The {% cache %} tag is quite powerful, and can be used to greatly increase the performance of templates.

But ultimately the whole thing is still pretty mysterious. I can see three tables in the database which seem to relate to caching:

  • craft_templatecachecriteria
  • craft_templatecacheelements
  • craft_templatecaches

I'm still trying to grasp how it all ties together... If I can get a better understanding of how it all works in the "big picture", it will help me to make better decisions as to when & where to use caching.

I know the answer is probably complex, but I'd still love to know... How does caching work?

1 Answer 1


Cache Creation

The primary files to look at are Cache_Node.php in app/etc/templating/twigextensions and TemplateCacheService.php in app/services.

The Cache Node does some basic checking before deciding what content to output, and what to do with that content. It builds a cache key (either automatically, or uses the one defined), and then looks for an existing cached template. If a cache is found for that key, it is outputted and the template process moves on. If no cache is found for that key, the caching process begins.

If the cache node is not in a situation where caching is being ignored (either Live Preview or a config setting), then it starts caching with the Template Cache Service. That service has a method called startTemplateCache. This method creates an array of element queries and element IDs that are stored under the cache key.

The template within the cache node is then compiled with Twig's subcompile method. While this is happening, the element queries and resulting element IDs are stored in the previously created arrays. The compiled result is then placed in a variable and then given (along with the other cache parameters) to the endTemplateCache method.

The endTemplateCache method stores the cache in the templatecaches table. It also loops over the element criteria and element id arrays to tag the caches using the templatecachecriteria and templatecacheelements respectively.

Finally, the cache tag outputs the body (cached or otherwise).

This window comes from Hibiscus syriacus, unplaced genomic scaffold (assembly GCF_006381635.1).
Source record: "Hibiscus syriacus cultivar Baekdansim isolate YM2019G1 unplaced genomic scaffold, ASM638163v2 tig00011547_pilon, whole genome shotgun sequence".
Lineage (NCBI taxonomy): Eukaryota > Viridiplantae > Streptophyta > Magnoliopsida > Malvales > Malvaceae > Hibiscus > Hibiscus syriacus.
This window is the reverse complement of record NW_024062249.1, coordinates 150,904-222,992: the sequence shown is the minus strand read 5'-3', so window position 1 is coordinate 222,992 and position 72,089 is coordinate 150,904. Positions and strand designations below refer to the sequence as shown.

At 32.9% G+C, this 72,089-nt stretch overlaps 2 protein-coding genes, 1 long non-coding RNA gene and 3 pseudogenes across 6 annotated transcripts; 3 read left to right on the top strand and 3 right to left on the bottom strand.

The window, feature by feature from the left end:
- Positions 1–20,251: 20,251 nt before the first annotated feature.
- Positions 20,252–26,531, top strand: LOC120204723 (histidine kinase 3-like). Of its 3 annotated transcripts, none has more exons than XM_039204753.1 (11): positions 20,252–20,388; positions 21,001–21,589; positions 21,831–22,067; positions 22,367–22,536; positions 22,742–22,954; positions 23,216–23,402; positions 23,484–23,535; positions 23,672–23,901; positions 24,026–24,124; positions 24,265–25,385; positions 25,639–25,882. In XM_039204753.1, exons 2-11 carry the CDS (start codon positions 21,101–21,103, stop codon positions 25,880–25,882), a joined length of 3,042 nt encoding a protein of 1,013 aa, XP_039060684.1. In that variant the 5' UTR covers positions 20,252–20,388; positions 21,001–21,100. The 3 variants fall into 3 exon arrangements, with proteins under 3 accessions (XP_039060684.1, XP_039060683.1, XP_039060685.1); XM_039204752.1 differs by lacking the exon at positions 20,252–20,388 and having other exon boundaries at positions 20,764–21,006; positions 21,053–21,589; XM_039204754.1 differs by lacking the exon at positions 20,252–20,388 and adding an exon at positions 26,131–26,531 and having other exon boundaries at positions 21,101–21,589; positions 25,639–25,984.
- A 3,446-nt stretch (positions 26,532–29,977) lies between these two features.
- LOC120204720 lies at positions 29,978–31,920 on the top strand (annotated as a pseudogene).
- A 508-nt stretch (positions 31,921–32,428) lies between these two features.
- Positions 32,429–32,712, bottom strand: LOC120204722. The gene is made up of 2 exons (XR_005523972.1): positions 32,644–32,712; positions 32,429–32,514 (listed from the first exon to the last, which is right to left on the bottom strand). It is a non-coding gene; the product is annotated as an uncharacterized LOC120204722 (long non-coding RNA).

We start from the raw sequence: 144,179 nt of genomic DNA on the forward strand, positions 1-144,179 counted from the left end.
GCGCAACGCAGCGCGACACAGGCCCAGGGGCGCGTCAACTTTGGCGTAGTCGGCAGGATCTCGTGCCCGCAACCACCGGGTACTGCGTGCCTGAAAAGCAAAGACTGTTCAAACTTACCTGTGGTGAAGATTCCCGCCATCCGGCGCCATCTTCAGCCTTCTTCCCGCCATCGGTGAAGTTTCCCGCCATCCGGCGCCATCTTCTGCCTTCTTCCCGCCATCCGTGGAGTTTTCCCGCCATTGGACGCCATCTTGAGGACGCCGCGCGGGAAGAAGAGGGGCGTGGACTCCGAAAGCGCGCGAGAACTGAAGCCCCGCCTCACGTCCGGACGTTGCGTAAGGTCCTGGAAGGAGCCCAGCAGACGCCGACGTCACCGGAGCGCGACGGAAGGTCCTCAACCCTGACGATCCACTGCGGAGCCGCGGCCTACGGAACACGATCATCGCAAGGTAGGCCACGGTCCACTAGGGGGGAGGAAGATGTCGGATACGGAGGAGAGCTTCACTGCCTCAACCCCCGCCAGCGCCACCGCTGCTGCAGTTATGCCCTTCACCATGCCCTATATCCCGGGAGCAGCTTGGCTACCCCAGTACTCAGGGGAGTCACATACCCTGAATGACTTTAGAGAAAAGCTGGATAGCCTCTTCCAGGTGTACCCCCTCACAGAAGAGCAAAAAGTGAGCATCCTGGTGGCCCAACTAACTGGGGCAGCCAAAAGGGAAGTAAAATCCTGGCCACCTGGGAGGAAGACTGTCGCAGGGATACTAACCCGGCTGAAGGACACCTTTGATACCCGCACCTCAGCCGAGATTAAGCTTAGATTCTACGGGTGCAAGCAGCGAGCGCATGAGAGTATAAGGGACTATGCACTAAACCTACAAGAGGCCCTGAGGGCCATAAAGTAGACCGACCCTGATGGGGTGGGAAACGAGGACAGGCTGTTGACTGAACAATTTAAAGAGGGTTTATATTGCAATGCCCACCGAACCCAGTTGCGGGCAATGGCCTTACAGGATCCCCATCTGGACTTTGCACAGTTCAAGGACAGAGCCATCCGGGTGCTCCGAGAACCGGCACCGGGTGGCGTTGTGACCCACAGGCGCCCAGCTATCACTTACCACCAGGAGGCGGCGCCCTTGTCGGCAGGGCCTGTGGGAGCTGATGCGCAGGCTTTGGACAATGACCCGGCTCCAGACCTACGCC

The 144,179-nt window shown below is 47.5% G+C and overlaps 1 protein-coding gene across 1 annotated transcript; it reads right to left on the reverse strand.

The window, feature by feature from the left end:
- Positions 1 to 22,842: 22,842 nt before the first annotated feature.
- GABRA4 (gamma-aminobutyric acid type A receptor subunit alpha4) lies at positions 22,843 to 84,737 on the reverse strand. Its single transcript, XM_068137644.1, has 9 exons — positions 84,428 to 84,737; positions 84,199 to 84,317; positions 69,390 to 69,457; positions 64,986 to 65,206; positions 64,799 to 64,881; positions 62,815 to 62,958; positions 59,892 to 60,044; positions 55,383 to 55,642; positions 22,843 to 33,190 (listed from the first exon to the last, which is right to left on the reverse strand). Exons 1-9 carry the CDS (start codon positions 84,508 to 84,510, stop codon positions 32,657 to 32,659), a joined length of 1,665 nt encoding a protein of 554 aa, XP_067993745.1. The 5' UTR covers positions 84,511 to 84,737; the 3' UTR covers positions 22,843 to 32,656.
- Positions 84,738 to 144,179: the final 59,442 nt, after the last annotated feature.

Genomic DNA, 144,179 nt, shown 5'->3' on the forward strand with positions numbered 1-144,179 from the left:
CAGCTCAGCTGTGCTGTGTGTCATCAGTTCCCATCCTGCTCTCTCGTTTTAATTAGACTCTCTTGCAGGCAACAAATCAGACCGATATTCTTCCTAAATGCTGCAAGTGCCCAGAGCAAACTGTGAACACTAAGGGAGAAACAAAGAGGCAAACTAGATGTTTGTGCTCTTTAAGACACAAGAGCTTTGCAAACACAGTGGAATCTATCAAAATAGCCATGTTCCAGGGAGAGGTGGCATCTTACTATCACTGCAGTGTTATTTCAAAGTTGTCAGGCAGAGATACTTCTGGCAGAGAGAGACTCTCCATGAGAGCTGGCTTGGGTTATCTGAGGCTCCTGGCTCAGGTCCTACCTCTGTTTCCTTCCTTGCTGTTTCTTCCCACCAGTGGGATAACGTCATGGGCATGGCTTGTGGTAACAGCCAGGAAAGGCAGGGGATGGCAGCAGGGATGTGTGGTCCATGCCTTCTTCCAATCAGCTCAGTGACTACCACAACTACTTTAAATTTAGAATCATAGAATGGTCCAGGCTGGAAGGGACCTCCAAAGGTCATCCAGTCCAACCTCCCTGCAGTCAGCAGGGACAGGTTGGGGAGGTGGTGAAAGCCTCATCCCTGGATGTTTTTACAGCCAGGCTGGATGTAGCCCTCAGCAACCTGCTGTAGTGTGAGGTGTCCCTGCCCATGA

Cache Clearing

When you make changes to elements in the control panel, the Template Cache Service does one or two things to clear caches:

  • If the element was modified or deleted, it will check the templatecacheelements table to immediately clear any caches that it knows the element was involved in.

  • If the element was added or modified, it queues up a new “Delete Stale Template Caches” task, which cycles through the templatecachecriteria table to see if there are any cached element queries which (if not cached) would have started showing the just-saved element. If the query returns the element, its corresponding cache will be deleted.

  • Thanks Bryan. I still dream of a Template Cache Service that does not only clear the caches but also updates them. :)
    – carlcs
    Jan 20, 2015 at 23:33
  • That would just be a matter of building a plugin that extends the Template Cache Service to include such a feature, and then building a new Twig extension to call that instead of the default. Personally that seems a tad resource intensive. Jan 20, 2015 at 23:41
  • Excellent, thanks Bryan for the detailed answer! And thanks Brandon for the additional notes on cache clearing!
    – Lindsey D
    Jan 25, 2015 at 5:00
  • @BryanRedeagle re: to your comment about extending TemplateCacheService - I don't think that would work, because the BaseTemplate (which populates the Element IDs when the template is compiled) will call the load the default "templateCache" component, instead of a custom one (or is there a way to overwrite configuration so that your custom templateCache service in Craft is loaded instead of the default one?). Jul 20, 2015 at 15:33
  • Really, both would end up being loaded. That's why you need to build a new Twig tag. The Twig tag is what's calling the Template Cache Service. You would also need to make sure you had the same hooks set up to clear your cache when changes are made. Jul 20, 2015 at 15:45

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